When the Berry Plastics Group, a container and packaging company, went public last October, it generated up to $350 million in tax savings. But the company won’t collect the bulk of the benefits. Rather, Berry Plastics will hand over 85% of the savings, in cash, to its former private equity owners.
The obscure tax strategy is the latest technique that private equity firms are using to extract money from their companies, in this case long after the initial public offering.
In a typical buyout, the owners make money by sprucing up the operations and selling the business to another company or public investors. Private equity firms have also found ways to profit before the so-called exit with special one-time dividends and annual management fees.
Now, buyout specialists are increasingly collecting continuing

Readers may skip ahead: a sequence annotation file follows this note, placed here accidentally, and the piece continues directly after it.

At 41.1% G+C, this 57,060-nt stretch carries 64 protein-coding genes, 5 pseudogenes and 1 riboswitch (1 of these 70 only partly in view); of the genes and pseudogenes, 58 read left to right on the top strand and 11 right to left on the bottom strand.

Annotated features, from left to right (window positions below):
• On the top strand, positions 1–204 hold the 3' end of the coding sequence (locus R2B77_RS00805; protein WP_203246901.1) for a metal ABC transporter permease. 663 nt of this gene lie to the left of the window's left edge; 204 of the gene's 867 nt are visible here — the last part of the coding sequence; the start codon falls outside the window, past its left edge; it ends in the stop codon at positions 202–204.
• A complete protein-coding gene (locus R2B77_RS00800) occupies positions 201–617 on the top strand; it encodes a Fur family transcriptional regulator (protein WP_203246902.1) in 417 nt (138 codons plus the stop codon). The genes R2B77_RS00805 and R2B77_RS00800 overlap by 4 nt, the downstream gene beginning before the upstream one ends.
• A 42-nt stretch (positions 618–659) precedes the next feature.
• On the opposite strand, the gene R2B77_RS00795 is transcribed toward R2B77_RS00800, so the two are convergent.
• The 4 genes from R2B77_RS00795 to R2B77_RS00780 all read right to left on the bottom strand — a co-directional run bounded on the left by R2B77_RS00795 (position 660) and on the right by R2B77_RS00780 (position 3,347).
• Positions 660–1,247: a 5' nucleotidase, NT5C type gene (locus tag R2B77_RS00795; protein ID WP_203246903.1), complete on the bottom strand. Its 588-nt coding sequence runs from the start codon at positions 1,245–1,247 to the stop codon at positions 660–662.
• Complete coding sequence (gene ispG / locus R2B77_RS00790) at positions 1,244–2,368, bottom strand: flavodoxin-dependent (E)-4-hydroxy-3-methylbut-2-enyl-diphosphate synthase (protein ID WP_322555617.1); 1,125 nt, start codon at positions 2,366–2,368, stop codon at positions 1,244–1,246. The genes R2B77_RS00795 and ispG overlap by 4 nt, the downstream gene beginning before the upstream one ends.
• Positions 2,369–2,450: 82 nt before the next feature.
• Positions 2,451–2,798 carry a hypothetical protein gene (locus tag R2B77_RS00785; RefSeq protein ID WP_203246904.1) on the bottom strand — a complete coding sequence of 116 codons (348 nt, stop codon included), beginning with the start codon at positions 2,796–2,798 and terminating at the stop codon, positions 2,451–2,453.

payouts from their former portfolio companies. The strategy, known as an
income tax receivable agreement, has been quietly employed in dozens of
recent offerings backed by private equity, including those involving
PBF Energy, Vantiv and Dynavox.
While relatively rare, the
strategy, referred to as a supercharged IPO, has proved to be
controversial. To some tax experts, the technique amounts to financial
engineering, depriving the companies of cash. ... “They involve millions, often billions, of dollars in cash transfers
from newly public companies to a small group of pre-I.P.O. owners,”
Victor Fleischer, a tax professor at the University of Colorado, and
Nancy Staudt, a public policy professor at the University of Southern
California, wrote in a 2013 study [The Supercharged IPO]. (Mr. Fleischer is a contributor to
DealBook.) The study said the primary reason for the deals was tax